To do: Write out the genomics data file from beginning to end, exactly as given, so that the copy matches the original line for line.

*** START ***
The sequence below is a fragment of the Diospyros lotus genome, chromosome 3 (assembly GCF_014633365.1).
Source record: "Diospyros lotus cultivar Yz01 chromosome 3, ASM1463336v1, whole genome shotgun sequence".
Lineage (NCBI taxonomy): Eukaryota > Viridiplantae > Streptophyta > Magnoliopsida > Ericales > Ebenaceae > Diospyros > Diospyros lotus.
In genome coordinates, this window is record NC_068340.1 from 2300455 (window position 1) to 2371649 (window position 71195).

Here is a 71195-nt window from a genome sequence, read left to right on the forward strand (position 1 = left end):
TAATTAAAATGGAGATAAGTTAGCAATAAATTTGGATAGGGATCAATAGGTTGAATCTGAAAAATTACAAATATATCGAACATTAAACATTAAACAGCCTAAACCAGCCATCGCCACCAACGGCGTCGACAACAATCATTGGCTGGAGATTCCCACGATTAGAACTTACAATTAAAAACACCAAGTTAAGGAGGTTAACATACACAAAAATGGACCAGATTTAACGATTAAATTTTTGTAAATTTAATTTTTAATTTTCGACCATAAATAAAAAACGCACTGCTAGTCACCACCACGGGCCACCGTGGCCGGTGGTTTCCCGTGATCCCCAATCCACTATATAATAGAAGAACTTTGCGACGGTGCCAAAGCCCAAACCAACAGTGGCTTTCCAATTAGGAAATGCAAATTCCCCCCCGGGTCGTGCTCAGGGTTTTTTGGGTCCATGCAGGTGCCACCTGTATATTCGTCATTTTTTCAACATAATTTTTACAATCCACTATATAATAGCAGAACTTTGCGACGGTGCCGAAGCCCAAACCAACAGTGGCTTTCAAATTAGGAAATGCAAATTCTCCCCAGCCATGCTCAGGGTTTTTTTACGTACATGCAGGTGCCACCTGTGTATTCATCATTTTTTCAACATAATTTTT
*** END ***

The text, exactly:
The sequence below is a fragment of the Diospyros lotus genome, chromosome 3 (assembly GCF_014633365.1).
Source record: "Diospyros lotus cultivar Yz01 chromosome 3, ASM1463336v1, whole genome shotgun sequence".
Lineage (NCBI taxonomy): Eukaryota > Viridiplantae > Streptophyta > Magnoliopsida > Ericales > Ebenaceae > Diospyros > Diospyros lotus.
In genome coordinates, this window is record NC_068340.1 from 2300455 (window position 1) to 2371649 (window position 71195).

Here is a 71195-nt window from a genome sequence, read left to right on the forward strand (position 1 = left end):
TAATTAAAATGGAGATAAGTTAGCAATAAATTTGGATAGGGATCAATAGGTTGAATCTGAAAAATTACAAATATATCGAACATTAAACATTAAACAGCCTAAACCAGCCATCGCCACCAACGGCGTCGACAACAATCATTGGCTGGAGATTCCCACGATTAGAACTTACAATTAAAAACACCAAGTTAAGGAGGTTAACATACACAAAAATGGACCAGATTTAACGATTAAATTTTTGTAAATTTAATTTTTAATTTTCGACCATAAATAAAAAACGCACTGCTAGTCACCACCACGGGCCACCGTGGCCGGTGGTTTCCCGTGATCCCCAATCCACTATATAATAGAAGAACTTTGCGACGGTGCCAAAGCCCAAACCAACAGTGGCTTTCCAATTAGGAAATGCAAATTCCCCCCCGGGTCGTGCTCAGGGTTTTTTGGGTCCATGCAGGTGCCACCTGTATATTCGTCATTTTTTCAACATAATTTTTACAATCCACTATATAATAGCAGAACTTTGCGACGGTGCCGAAGCCCAAACCAACAGTGGCTTTCAAATTAGGAAATGCAAATTCTCCCCAGCCATGCTCAGGGTTTTTTTACGTACATGCAGGTGCCACCTGTGTATTCATCATTTTTTCAACATAATTTTT